What’s the Takeaway from This Year’s Tax Season for HNW Real Estate Investors?
The new tax law has largely been a positive for HNW investors with commercial real estate holdings.
Written by John Egan
For nearly 30 years, tax professional Ken Van Damme, a partner in the private client services practice at professional services firm EY, has advised high-net-worth (HNW) individuals on their commercial real estate holdings.
“I’ve kind of been there, done that and seen a lot,” Van Damme says.
During his career, one of the biggest tax changes he’s seen that impact HNW investors is the federal Tax Cuts and Jobs Act of 2017. Van Damme says his unofficial “scorecard” of the 2018 tax returns he’s prepared thus far shows most of his clients have enjoyed “substantial” benefits from the tax overhaul—benefits that have offset any tax hikes they’ve absorbed.
Van Damme chatted with NREI about the implications of the 2017 law for HNW real estate investors and how investors should plan for the future.
NREI: In terms of tax planning for next year, what advice do you have for high-net-worth individuals who own commercial real estate?
Ken Van Damme: I would encourage them to talk to their tax professional to understand their 2018 tax return—how it is different compared with previous years because of the Tax Cuts and Jobs Act of 2017. First and foremost, they should talk to their tax professional and gain some insight as to how the change in the tax law affected them.
Just have that dialogue about the 2018 tax return and the near-term future—plans for 2019, ’20, ’21. As you have that dialogue, opportunities or possible pitfalls will just come up. A good tax professional will be able to steer you toward the benefits and try to avoid the pitfalls.
In some cases, the Tax Cut and Jobs Act was very beneficial to the real estate industry and high-net-worth individuals and families, but not without complexities. As a profession, we spent the past year learning about these complexities and how to apply them to our clients. As I talk to my clients, there are a lot of questions: How does it apply to me? How does it benefit me? How does it hurt me? It’s an education process.
Everybody’s tax situation is unique. How these rules apply to one person compared with another person differ based on a person’s real estate holdings, how long they’ve owned them, what the cash flow is, what the property types are.
NREI: What are some of the common questions you’ve gotten this year from your clients, particularly in the wake of the Tax Cuts and Jobs Act?
Ken Van Damme: The most popular one, I think, has been about how to benefit from the 20 percent pass-through deduction. For example, if somebody has $1 million in net income from a qualified business, which can include rental real estate, maybe they could pay taxes on only $800,000 instead of paying taxes on $1 million. That’s it in its simplest form.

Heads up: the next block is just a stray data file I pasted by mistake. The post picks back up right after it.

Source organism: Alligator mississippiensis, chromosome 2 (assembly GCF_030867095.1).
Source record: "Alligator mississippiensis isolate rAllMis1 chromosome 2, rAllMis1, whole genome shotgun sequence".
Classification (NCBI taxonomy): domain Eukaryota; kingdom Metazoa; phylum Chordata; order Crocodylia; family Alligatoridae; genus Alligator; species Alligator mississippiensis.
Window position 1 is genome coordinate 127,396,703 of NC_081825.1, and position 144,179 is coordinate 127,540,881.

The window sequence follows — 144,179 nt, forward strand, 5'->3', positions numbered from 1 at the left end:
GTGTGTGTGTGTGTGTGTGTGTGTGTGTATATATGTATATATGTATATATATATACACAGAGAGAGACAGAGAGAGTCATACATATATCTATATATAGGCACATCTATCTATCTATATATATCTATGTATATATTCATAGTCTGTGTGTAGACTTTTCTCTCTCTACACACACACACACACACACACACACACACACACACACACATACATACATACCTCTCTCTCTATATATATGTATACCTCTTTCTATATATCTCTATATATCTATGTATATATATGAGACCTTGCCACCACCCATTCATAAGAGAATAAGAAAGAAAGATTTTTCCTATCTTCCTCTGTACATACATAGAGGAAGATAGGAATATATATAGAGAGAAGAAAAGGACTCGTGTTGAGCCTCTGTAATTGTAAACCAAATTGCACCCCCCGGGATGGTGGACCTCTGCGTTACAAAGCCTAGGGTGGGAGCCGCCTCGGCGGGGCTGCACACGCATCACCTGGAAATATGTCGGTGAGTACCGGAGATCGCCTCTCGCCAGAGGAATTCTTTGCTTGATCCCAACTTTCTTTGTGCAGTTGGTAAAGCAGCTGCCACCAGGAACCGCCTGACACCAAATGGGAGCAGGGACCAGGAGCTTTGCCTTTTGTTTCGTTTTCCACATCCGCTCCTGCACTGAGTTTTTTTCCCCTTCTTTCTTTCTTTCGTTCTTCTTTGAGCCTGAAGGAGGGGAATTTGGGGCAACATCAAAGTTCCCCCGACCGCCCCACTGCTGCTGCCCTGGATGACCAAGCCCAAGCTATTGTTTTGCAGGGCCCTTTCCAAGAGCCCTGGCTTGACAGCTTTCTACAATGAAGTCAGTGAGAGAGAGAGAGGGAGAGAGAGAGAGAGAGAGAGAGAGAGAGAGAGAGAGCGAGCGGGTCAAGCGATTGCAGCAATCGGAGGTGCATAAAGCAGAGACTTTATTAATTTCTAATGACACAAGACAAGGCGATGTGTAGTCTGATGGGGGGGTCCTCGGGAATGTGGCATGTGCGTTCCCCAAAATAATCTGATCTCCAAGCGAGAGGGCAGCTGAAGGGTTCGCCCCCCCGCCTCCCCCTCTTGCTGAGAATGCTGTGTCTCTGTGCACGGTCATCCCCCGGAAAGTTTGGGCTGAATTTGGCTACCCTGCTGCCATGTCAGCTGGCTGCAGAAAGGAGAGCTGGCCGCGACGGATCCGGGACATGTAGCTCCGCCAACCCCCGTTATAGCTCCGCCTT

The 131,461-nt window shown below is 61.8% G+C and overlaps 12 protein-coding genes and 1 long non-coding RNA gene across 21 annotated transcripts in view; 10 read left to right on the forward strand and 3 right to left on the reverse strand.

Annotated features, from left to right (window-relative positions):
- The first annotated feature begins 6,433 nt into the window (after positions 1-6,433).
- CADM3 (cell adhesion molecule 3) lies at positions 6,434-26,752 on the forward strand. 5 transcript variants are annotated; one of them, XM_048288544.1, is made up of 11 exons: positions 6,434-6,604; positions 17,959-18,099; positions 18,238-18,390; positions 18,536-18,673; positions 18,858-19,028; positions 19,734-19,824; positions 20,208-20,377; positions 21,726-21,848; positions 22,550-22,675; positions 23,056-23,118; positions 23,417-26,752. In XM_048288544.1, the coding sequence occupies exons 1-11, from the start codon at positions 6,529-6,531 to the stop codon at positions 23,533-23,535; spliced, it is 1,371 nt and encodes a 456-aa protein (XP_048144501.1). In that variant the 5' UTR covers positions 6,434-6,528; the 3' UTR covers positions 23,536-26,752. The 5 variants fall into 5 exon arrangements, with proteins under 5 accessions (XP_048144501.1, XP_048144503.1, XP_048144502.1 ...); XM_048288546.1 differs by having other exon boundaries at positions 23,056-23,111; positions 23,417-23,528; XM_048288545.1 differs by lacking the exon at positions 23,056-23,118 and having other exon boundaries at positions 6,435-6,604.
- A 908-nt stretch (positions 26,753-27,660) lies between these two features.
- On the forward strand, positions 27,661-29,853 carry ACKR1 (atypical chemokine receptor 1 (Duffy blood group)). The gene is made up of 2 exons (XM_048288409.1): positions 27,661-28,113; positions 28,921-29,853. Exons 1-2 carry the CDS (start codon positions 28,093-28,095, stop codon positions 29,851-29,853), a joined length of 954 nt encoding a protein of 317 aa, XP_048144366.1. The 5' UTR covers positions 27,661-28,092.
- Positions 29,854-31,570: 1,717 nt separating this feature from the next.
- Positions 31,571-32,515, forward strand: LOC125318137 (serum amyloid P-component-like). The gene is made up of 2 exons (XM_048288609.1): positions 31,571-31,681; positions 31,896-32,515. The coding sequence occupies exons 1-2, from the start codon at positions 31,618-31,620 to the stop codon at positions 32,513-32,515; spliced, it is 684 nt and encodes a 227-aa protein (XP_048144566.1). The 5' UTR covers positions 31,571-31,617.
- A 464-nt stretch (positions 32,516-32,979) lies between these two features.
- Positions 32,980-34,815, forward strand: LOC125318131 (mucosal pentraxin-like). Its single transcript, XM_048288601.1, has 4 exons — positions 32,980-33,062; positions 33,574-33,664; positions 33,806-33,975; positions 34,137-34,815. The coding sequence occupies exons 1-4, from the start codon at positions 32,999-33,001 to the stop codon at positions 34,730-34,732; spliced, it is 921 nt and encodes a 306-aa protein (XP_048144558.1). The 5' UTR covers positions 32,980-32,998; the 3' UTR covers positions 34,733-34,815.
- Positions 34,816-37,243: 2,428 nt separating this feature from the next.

There are eligibility requirements, so a lot of the questions I get are about how they can become eligible for the 20 percent deduction and, if they are not able to get the full 20 percent, are they able to deduct 10 percent, 12 percent or 15 percent. My clients want to make sure they maximize their ability to get as much as they can from that 20 percent pass-through deduction.
(In some cases, the Tax Cuts and Jobs Act allows a 20 percent income tax deduction for non-corporate taxpayers—individuals, trusts and estates—on business income from pass-through businesses such as sole proprietorships, partnerships, LLCs and S corporations.)
Clients have also been asking about the bonus depreciation deduction, which allows a taxpayer to take a 100 percent deduction on qualified property that they acquire and place into service. In addition, they’ve been asking about the interest limitation in the real estate industry.
NREI: What tax mistakes have you seen from HNW investors who’ve previously prepared their own tax returns?
Ken Van Damme: As I think about my career and the tax returns I’ve seen self-prepared by taxpayers, one of the mistakes I have often seen involves the depreciation schedules. Maybe they’re not mistakes—they’re just missed opportunities. A person preparing their own taxes may have missed the ability to take some accelerated tax depreciation deductions that they were absolutely entitled to.
I would caution somebody preparing their own tax return, especially as it relates to the new provisions under the Tax Cuts and Jobs Act. For example, the new interest limitation enables a taxpayer to elect to avoid the limitation for real estate activities. If they don’t know about this option, it could be a horrible mistake to not make the election.